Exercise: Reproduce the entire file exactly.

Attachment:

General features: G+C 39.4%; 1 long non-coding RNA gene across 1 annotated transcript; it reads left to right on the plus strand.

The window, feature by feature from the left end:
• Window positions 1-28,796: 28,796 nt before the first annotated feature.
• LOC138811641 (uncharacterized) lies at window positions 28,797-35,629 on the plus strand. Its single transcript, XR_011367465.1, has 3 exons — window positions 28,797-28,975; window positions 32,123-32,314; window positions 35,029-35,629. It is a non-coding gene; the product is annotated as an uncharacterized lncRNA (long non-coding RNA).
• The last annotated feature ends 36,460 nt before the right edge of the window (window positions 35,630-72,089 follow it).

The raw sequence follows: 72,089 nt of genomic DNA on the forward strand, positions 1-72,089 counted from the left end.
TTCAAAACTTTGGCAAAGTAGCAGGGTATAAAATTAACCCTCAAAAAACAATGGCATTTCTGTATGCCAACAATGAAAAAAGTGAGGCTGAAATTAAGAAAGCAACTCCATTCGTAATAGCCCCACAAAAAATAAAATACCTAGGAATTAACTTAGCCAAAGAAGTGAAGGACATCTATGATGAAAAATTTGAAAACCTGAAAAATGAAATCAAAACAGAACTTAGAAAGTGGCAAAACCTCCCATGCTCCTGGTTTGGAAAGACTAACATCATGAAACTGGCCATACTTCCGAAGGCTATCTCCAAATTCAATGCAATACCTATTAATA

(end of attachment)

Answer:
General features: G+C 39.4%; 1 long non-coding RNA gene across 1 annotated transcript; it reads left to right on the plus strand.

The window, feature by feature from the left end:
• Window positions 1-28,796: 28,796 nt before the first annotated feature.
• LOC138811641 (uncharacterized) lies at window positions 28,797-35,629 on the plus strand. Its single transcript, XR_011367465.1, has 3 exons — window positions 28,797-28,975; window positions 32,123-32,314; window positions 35,029-35,629. It is a non-coding gene; the product is annotated as an uncharacterized lncRNA (long non-coding RNA).
• The last annotated feature ends 36,460 nt before the right edge of the window (window positions 35,630-72,089 follow it).

The raw sequence follows: 72,089 nt of genomic DNA on the forward strand, positions 1-72,089 counted from the left end.
TTCAAAACTTTGGCAAAGTAGCAGGGTATAAAATTAACCCTCAAAAAACAATGGCATTTCTGTATGCCAACAATGAAAAAAGTGAGGCTGAAATTAAGAAAGCAACTCCATTCGTAATAGCCCCACAAAAAATAAAATACCTAGGAATTAACTTAGCCAAAGAAGTGAAGGACATCTATGATGAAAAATTTGAAAACCTGAAAAATGAAATCAAAACAGAACTTAGAAAGTGGCAAAACCTCCCATGCTCCTGGTTTGGAAAGACTAACATCATGAAACTGGCCATACTTCCGAAGGCTATCTCCAAATTCAATGCAATACCTATTAATA